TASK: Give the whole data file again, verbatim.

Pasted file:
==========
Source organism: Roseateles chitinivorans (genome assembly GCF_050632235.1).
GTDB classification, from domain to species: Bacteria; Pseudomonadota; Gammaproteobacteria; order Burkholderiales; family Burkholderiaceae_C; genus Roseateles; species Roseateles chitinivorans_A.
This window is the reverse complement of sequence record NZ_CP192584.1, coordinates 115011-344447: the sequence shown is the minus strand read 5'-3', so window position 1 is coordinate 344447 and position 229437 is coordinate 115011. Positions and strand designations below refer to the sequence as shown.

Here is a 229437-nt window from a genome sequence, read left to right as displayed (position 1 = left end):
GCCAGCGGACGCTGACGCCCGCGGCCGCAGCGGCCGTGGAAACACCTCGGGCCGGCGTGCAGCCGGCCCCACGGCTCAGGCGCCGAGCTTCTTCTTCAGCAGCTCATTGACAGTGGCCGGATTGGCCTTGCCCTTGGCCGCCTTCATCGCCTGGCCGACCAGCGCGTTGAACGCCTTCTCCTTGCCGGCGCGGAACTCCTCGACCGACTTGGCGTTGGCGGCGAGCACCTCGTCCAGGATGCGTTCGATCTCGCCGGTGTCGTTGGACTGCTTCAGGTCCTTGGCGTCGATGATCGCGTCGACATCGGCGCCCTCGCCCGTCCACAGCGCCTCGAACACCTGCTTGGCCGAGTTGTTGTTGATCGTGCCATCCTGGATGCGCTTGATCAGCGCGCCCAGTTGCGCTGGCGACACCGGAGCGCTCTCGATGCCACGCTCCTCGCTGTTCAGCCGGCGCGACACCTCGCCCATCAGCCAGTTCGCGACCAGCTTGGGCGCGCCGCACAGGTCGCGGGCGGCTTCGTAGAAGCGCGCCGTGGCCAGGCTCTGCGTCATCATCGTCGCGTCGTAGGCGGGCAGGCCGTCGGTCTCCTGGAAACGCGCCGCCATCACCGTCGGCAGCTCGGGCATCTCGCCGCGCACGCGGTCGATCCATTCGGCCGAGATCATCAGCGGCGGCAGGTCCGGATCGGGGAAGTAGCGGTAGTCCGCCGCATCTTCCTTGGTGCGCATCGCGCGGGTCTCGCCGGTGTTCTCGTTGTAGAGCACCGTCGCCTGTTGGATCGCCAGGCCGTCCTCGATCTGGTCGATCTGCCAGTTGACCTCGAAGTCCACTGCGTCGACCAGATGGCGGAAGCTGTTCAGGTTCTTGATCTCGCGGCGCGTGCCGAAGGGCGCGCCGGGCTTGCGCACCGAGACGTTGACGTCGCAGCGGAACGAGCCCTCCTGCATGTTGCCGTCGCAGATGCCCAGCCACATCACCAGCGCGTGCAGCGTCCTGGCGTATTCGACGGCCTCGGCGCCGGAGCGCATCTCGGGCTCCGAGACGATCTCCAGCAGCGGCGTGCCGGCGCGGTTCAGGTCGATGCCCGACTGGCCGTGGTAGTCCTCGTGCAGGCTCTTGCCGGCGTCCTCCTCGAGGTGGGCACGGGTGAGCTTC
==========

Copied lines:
Source organism: Roseateles chitinivorans (genome assembly GCF_050632235.1).
GTDB classification, from domain to species: Bacteria; Pseudomonadota; Gammaproteobacteria; order Burkholderiales; family Burkholderiaceae_C; genus Roseateles; species Roseateles chitinivorans_A.
This window is the reverse complement of sequence record NZ_CP192584.1, coordinates 115011-344447: the sequence shown is the minus strand read 5'-3', so window position 1 is coordinate 344447 and position 229437 is coordinate 115011. Positions and strand designations below refer to the sequence as shown.

Here is a 229437-nt window from a genome sequence, read left to right as displayed (position 1 = left end):
GCCAGCGGACGCTGACGCCCGCGGCCGCAGCGGCCGTGGAAACACCTCGGGCCGGCGTGCAGCCGGCCCCACGGCTCAGGCGCCGAGCTTCTTCTTCAGCAGCTCATTGACAGTGGCCGGATTGGCCTTGCCCTTGGCCGCCTTCATCGCCTGGCCGACCAGCGCGTTGAACGCCTTCTCCTTGCCGGCGCGGAACTCCTCGACCGACTTGGCGTTGGCGGCGAGCACCTCGTCCAGGATGCGTTCGATCTCGCCGGTGTCGTTGGACTGCTTCAGGTCCTTGGCGTCGATGATCGCGTCGACATCGGCGCCCTCGCCCGTCCACAGCGCCTCGAACACCTGCTTGGCCGAGTTGTTGTTGATCGTGCCATCCTGGATGCGCTTGATCAGCGCGCCCAGTTGCGCTGGCGACACCGGAGCGCTCTCGATGCCACGCTCCTCGCTGTTCAGCCGGCGCGACACCTCGCCCATCAGCCAGTTCGCGACCAGCTTGGGCGCGCCGCACAGGTCGCGGGCGGCTTCGTAGAAGCGCGCCGTGGCCAGGCTCTGCGTCATCATCGTCGCGTCGTAGGCGGGCAGGCCGTCGGTCTCCTGGAAACGCGCCGCCATCACCGTCGGCAGCTCGGGCATCTCGCCGCGCACGCGGTCGATCCATTCGGCCGAGATCATCAGCGGCGGCAGGTCCGGATCGGGGAAGTAGCGGTAGTCCGCCGCATCTTCCTTGGTGCGCATCGCGCGGGTCTCGCCGGTGTTCTCGTTGTAGAGCACCGTCGCCTGTTGGATCGCCAGGCCGTCCTCGATCTGGTCGATCTGCCAGTTGACCTCGAAGTCCACTGCGTCGACCAGATGGCGGAAGCTGTTCAGGTTCTTGATCTCGCGGCGCGTGCCGAAGGGCGCGCCGGGCTTGCGCACCGAGACGTTGACGTCGCAGCGGAACGAGCCCTCCTGCATGTTGCCGTCGCAGATGCCCAGCCACATCACCAGCGCGTGCAGCGTCCTGGCGTATTCGACGGCCTCGGCGCCGGAGCGCATCTCGGGCTCCGAGACGATCTCCAGCAGCGGCGTGCCGGCGCGGTTCAGGTCGATGCCCGACTGGCCGTGGTAGTCCTCGTGCAGGCTCTTGCCGGCGTCCTCCTCGAGGTGGGCACGGGTGAGCTTC